Online counterterrorism workshop raises big questions for Irish start-ups

7 Sep 2017

Protesters carrying signs denouncing neo-Nazi violence in Charlottesville, Virginia. Image: Christopher Penler/Shutterstock

Political and social turmoil is transcending real life and thriving on the web, and this means that Irish start-ups need to be ready to tackle some truly horrific things.

Start-ups are used to going to workshops to find out about the latest trends, but few would have thought that they should brush up on what tools and frameworks they need to fight online extremism and terrorism.

That is the situation facing a number of Irish start-ups who plan to attend the free Tech Against Terrorism workshop being held in Dublin City University (DCU) today (7 September).

The global initiative has teamed up with the European academic research group Vox-Pol – which researches how violent extremist politics plays out online – to educate start-ups on the nature of such threats, and the ways in which their platforms might be susceptible to exploitation by violent extremists and terrorists.

Groups such as ISIS are infamous for their 21st-century programme to recruit with propaganda, but countries such as the US have seen a resurgence in other extreme online content, particularly with the far-right movement.

Tech giants uniting under new banner

While sites such as The Daily Stormer have since been pushed underground by domain providers , social media and message boards are becoming a new haven for much of the web’s most hateful content.

That was why companies such as Google, Facebook and Twitter earlier this year agreed to set up a new organisation called the Global Internet Forum to Counter Terrorism (GIFCT), of which Tech Against Terrorism is one facet.

Its hope is that by all of the major corporations sharing data and intelligence on various online extremism, they can work better with governments to help shut it out before it does any long-term damage, and also help smaller companies that seek their assistance.

Speaking with, Vox-Pol’s coordinator and host of this event, Dr Maura Conway, said that while Facebook, Twitter and YouTube are considered the most vulnerable to online hate speech, corporations are not the only ones in the firing line.

For example, the Saudi Arabian app Sarahah exploded in popularity in recent months with the promise of allowing a person to send a message to someone else completely anonymously, which could be used by individuals for nefarious reasons.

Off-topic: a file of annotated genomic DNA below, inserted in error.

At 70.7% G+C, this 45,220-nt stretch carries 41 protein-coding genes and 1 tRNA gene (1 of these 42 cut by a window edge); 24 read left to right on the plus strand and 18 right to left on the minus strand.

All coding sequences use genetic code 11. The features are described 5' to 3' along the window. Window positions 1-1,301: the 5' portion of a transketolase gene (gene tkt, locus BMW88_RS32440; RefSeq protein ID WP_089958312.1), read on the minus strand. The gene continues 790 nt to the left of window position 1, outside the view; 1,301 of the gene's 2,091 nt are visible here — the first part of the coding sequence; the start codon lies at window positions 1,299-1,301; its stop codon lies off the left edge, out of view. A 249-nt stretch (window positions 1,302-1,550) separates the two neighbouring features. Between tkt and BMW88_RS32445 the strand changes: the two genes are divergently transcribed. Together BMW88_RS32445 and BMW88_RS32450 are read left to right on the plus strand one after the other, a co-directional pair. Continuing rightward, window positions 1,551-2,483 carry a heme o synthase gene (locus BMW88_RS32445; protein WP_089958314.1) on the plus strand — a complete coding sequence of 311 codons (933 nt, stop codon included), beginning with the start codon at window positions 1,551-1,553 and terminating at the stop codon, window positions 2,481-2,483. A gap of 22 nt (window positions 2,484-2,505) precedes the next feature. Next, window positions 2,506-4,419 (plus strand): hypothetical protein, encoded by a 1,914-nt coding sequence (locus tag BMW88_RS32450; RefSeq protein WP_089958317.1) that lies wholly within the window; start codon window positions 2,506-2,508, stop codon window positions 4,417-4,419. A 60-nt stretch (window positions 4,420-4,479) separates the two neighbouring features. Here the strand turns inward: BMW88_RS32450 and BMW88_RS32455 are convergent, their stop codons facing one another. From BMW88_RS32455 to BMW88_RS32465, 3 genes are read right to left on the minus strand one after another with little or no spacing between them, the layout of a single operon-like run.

“It’s not easy, but it’s possible for really large corporations like Facebook and Twitter to respond in various ways. They either have the manpower on board or they can get on board extra manpower.

“For start-ups, this can come as a shock for them that they’re being implicated in these issues and, a lot of the time, they don’t have the resources that some of these huge corporations can.”

Censorship or protection?

But who defines what is extreme online content and what isn’t?

This has been a major subject of debate among content creators on platforms such as YouTube, where a corporate fear to make sure no content promoting terrorism makes it online is in play. However, its algorithms find it hard to discern between educational and hateful.

The most recent example is that of the citizen journalism service Bellingcat, which had a number of its videos showing atrocities in Syria taken down, something YouTube later admitted was a “wrong call”.

“This is a really, really difficult issue obviously,” Conway said. “It’s a really complex issue, in fact, because one of the points that’s often raised is that this is essentially private policing, so we’re letting corporations [decide] what is legitimate or illegitimate politics.”

Suggesting proposed alternatives, she added: “Others want to take a more governmental approach; that what we need to do is introduce appropriate legislation, and then others such as Tech Against Terrorism and that kind are trying to get in there … and educate tech companies.”

Safe to say, it’s a problem that few have concrete answers to, but examples such as the Bellingcat incident are what Irish start-ups attending the Tech Against Terrorism event are hoping to find out more about.

Protesters carrying signs denouncing neo-Nazi violence in Charlottesville, Virginia. Image: Christopher Penler/Shutterstock

Colm Gorey was a senior journalist with Silicon Republic